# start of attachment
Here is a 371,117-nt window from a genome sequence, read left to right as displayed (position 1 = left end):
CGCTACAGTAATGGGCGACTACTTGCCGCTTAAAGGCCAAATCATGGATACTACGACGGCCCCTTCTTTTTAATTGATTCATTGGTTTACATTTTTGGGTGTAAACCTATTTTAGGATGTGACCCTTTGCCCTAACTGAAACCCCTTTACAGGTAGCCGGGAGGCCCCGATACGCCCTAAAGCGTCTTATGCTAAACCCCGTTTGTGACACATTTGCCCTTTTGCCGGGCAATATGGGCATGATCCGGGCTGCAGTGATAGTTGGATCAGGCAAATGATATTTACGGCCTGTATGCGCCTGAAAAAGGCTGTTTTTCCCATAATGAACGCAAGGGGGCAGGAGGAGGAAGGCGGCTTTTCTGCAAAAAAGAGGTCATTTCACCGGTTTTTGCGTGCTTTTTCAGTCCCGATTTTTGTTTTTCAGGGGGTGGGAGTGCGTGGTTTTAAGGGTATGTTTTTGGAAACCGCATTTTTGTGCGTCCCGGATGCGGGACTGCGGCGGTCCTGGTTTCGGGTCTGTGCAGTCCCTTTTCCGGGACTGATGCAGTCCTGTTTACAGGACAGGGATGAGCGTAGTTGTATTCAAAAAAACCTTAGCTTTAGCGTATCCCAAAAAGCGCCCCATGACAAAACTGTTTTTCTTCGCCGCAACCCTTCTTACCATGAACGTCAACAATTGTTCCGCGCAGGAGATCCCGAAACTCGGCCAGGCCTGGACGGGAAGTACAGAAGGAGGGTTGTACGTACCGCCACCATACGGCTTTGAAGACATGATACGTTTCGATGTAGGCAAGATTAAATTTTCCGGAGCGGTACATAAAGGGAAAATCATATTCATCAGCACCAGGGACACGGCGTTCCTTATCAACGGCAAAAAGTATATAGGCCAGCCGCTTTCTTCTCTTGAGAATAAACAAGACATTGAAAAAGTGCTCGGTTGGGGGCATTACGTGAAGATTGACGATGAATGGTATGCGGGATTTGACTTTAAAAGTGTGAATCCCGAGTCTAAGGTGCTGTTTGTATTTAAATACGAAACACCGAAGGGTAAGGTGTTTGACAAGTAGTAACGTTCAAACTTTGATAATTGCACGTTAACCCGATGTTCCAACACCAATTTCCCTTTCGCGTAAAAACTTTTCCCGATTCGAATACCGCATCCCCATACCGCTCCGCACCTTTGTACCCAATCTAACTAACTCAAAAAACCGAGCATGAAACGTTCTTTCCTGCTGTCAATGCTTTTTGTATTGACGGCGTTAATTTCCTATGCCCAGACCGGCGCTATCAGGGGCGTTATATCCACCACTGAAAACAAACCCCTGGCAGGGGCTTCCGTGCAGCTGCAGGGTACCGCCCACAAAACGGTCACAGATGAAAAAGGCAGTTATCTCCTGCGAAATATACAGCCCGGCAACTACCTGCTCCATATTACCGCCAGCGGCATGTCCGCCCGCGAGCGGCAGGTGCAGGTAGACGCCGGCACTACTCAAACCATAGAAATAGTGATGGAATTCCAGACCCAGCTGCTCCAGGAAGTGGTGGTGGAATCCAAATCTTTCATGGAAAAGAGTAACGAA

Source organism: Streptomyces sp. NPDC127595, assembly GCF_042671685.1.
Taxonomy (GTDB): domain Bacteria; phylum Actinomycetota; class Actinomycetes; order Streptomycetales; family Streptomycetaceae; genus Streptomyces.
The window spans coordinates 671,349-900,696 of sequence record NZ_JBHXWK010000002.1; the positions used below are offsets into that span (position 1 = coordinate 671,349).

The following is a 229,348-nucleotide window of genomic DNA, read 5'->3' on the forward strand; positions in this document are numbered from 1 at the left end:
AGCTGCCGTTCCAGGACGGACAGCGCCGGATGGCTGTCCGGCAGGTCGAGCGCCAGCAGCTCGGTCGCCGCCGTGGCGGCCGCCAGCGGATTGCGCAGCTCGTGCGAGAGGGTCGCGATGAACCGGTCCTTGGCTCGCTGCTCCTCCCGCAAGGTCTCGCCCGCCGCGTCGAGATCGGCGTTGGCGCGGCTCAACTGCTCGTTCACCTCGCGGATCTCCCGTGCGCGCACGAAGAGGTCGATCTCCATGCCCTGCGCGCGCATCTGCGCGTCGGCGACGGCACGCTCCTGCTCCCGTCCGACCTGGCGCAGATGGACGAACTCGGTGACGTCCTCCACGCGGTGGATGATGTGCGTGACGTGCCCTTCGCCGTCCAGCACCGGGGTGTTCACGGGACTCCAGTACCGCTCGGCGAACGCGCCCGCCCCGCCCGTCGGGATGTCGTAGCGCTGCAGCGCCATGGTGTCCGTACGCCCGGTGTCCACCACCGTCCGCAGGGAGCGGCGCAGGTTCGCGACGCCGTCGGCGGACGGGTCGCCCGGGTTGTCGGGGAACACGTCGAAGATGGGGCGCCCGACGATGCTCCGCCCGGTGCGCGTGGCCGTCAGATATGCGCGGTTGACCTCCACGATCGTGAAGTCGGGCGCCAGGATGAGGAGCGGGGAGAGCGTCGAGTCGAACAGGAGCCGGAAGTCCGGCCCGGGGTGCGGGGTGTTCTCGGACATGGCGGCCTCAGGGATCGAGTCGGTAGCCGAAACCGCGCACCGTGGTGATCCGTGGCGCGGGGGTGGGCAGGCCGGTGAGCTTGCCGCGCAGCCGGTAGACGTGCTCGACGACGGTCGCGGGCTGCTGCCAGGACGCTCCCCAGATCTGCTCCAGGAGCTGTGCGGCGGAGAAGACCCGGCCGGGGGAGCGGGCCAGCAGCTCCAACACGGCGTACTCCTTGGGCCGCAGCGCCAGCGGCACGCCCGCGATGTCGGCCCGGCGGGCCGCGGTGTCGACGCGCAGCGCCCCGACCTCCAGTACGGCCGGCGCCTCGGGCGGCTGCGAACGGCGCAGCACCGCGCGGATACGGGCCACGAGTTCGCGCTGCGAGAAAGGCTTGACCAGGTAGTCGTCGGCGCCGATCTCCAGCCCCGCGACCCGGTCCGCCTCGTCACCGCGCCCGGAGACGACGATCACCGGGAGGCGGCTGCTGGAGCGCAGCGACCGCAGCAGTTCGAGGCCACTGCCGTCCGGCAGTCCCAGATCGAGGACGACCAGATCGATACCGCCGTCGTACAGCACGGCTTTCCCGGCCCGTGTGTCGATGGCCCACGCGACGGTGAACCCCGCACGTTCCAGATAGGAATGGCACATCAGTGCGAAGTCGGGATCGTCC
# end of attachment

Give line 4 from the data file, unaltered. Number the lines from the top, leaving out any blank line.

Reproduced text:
Taxonomy (GTDB): domain Bacteria; phylum Actinomycetota; class Actinomycetes; order Streptomycetales; family Streptomycetaceae; genus Streptomyces.